courtesy of Realtor.com
Avoid regrets by knowing what questions to ask a REALTOR® or owner before you commit to a new home.
If you bought a house with no maintenance issues big or small, let us know. That would be one for the record books. In reality, most homeowners find a problem, quirk, shortcoming, whatever, within the first couple of months.
To actively ferret out your home’s trouble spots and head off headaches, know the right questions to ask before you buy. That doesn’t mean potential problems go away, but you’ll have eyes wide open and can adjust your budget accordingly.
And if you’ve already settled in, getting answers to these key questions will help you get to work putting the shine on your castle. Ask the previous owner, your agent, and your new neighbors for helpful answers.
Any Paranormal or Nefarious Activity?
Maybe for the sake of party conversation, you’re hoping the answer is yes. Regardless, ask.
Haunted houses fall into the category of what real estate pros call “stigmatized houses” — homes that have been the site of happenings like:
• Ghost sightings and other paranormal activity
• A murder or suicide
• A death due to an accident or unusual disease
• A meth lab
Again, real estate disclosures aren’t consistent. About half of all states have disclosure requirements for stigmatized houses, although most don’t include ghosts.
If the seller reveals the house to be stigmatized, you’ll have negotiating power. A stigmatized house generally sells for 10% to 25% below market value.
A meth lab carries the risk of residual toxic chemicals. If you suspect that kind of sordid history but it’s not being disclosed, you can check old news accounts or ask the local police for records of arrest.
You’ll want to ask the seller and your real estate agent directly if you’re concerned about ghosts and ghouls, and check your local real estate laws to get the local lowdown on disclosing paranormal activity.
What are Monthly Utility Costs?
You can’t get away from paying utilities, so know what your monthly budget is up against. Be sure to get an average cost — not the lowest monthly bill — and ask when peak months are.
While you’re at it, ask what kind of energy sources your house appliances use — gas, electric, propane, or a combination. That’ll help you understand where you might upgrade to energy-efficient appliances to save energy costs.
Remember that energy savings starts with the simplest of tasks, like sealing air leaks.
Has the Sewer Ever Backed Up?
As properties age and trees and other plants get bigger, roots find their way into sewer lines between a house and the street, causing clogs. It’s a mess for sure, and most homeowner insurance policies don’t cover damage from backed-up sewers.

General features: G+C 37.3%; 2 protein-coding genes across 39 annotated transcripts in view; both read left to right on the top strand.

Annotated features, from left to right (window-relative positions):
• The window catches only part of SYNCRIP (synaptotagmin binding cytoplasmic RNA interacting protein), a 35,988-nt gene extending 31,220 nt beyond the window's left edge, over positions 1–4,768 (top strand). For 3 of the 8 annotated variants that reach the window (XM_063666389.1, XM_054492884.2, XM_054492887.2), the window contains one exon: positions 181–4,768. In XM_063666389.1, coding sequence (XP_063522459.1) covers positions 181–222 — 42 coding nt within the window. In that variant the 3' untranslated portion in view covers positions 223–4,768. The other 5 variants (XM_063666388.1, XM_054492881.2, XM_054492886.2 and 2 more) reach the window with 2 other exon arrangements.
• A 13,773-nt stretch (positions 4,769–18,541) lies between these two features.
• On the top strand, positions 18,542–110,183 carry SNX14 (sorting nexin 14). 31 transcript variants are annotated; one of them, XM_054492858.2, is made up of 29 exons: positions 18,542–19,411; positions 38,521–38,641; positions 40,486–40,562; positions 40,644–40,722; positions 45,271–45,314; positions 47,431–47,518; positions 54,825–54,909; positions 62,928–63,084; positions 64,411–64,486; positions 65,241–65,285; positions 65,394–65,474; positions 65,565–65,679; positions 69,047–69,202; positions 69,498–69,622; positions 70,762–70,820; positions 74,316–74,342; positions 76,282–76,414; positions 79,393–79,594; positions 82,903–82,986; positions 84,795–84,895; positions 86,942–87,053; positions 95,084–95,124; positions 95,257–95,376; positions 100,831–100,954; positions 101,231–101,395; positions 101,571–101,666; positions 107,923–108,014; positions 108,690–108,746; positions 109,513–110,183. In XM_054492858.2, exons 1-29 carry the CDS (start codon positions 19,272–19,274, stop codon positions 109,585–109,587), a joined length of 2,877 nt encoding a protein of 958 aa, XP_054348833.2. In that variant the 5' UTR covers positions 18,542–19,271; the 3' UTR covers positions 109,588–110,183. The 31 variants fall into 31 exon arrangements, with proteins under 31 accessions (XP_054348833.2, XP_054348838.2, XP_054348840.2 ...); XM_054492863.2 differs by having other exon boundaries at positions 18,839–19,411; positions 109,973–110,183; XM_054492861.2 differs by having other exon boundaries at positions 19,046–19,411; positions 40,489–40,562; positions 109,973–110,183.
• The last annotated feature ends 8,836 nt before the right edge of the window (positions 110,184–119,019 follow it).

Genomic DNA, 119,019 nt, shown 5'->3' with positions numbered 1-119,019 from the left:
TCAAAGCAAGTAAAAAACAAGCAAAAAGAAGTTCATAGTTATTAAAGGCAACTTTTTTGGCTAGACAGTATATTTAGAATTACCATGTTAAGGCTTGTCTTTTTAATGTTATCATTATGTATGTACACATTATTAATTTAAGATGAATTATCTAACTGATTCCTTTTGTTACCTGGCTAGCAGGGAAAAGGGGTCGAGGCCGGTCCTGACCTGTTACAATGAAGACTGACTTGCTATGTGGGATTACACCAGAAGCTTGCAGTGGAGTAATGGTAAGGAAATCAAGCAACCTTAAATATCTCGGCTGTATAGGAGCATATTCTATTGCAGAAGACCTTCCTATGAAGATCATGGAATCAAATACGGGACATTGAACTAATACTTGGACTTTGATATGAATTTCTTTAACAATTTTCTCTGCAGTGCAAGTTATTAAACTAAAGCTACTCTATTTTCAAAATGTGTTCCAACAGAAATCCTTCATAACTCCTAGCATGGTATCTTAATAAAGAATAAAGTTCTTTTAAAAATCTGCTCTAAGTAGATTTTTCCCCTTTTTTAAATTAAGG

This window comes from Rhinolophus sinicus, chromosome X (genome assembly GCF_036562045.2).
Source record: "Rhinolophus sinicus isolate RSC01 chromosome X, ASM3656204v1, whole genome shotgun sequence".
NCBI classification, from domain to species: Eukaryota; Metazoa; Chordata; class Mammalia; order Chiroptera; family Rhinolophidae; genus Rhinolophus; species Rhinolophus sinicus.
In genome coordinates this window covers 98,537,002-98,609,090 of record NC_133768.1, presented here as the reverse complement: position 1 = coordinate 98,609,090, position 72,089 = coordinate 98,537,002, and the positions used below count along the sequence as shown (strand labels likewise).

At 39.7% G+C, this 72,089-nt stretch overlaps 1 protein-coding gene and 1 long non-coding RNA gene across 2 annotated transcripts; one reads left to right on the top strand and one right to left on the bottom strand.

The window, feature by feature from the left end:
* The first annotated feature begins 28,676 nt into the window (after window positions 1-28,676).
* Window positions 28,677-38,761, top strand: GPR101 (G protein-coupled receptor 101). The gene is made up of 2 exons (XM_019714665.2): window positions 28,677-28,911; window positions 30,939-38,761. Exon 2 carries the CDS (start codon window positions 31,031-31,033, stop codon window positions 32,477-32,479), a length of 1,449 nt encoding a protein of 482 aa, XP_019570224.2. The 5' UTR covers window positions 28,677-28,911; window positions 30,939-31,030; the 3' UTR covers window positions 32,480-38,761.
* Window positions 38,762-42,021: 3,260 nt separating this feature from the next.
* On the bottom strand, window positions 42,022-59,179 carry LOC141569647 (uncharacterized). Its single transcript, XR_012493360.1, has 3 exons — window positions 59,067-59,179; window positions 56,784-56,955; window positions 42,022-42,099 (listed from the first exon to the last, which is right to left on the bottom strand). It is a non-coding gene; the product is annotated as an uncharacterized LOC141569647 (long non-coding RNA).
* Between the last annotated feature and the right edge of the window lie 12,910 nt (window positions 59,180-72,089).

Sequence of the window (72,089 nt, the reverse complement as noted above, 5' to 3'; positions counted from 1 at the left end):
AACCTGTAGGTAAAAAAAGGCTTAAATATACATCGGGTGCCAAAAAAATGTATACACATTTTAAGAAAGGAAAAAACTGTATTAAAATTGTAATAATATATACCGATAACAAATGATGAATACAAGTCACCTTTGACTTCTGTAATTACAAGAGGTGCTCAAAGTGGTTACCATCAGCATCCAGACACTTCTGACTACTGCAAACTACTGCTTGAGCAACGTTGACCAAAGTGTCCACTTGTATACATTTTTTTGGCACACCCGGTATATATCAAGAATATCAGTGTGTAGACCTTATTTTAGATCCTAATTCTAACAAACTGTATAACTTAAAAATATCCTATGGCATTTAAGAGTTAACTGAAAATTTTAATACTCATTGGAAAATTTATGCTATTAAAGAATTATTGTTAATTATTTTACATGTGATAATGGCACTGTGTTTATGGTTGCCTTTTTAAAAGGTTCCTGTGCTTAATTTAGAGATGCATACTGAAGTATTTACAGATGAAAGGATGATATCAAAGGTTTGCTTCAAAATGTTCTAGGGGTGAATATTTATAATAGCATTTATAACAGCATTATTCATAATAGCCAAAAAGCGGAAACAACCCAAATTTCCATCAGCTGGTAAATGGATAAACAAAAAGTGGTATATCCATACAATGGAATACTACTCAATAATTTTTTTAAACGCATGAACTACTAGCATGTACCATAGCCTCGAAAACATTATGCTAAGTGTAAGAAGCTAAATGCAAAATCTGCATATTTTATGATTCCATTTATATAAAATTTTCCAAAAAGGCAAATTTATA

Plan to have the sewer line cleared (about $150) every other year.
For $40 to $50 per year, you can add an endorsement to your insurance policy to cover damage from a backed-up sewer.
Is There Documentation on Warranties?
If the previous owners were conscientious enough to stash warranties and appliance manuals, be sure to get them.
If you get the paperwork, look for purchase dates on major appliances, so you’ll know how old they are and when they might decide to poop out. If you’re ready to upgrade, you can I.D. which appliances are least energy efficient and target those first.
Tip: Keep all warranty cards and product manuals yourself. If you decide to sell, those records show you care about your house and become a marketing asset.
How Much Insulation Is in the Attic?
After sealing air leaks and weatherstripping around doors and windows, adding insulation is one of the best ways to gain efficiency and keep your house cozy.
Knowing how much insulation you have lets you decide if an investment in more insulation is worth the cost. In colder regions, for example, a $1,500 attic insulation upgrade from R-11 to R-49 saves about $600 per year in energy costs, and you’ll see a payback in about three years.
The U.S. Department of Energy recommends adding more insulation if the thickness of your attic insulation is less than 11 inches (R-30).
Is the previous owner unsure? Peek in the attic. If the attic floor is insulated and you can see the tops of the ceiling joists, you should budget an insulation upgrade. If insulation was installed between the roof rafters — and you can see the edges of the rafters — you can beef up the insulation by covering over the rafters with rigid insulating foam board.
How Big is the Water Heater?
To avoid a family rebellion, make sure your water heater is big enough to cover the needs of your household.
Most water heaters have a life expectancy of about 13 years. A new high-efficiency water heater costs $900 to $2,000, depending on the size and model you choose.
When Was the Last Time the Septic Tank Was Pumped?
A typical septic system should be pumped every three to five years, according to the U.S. Environmental Protection Association. But the number of people in the house can affect that recommendation. We like this chart from septic installer Van Delden in San Antonio, showing about how often (years) you should pump based on capacity. A pumping costs $200 to $300.
Will My SUV Fit in the Garage?
It’s a fairly common doh! moment, says Sacramento, Calif., REALTOR® Elizabeth Weintraub. “Many garages are too low to accommodate the height of a big, newer vehicle.”
Cabinets and workbenches can shorten overall garage space, too, making length an issue.
With full-size SUVs and trucks nearing 20 feet in length and almost 7 feet tall when equipped with a roof rack, sizing up the garage space is a good idea before you buy.
Worst case: You buy without checking and come sailing happily home for the first time to discover — too late — your Chevy Suburban is too tall to fit in the garage.
Knowing everything you can about your home gives you a leg up on surprises, lets you budget smartly, and gives you royal satisfaction with your new castle.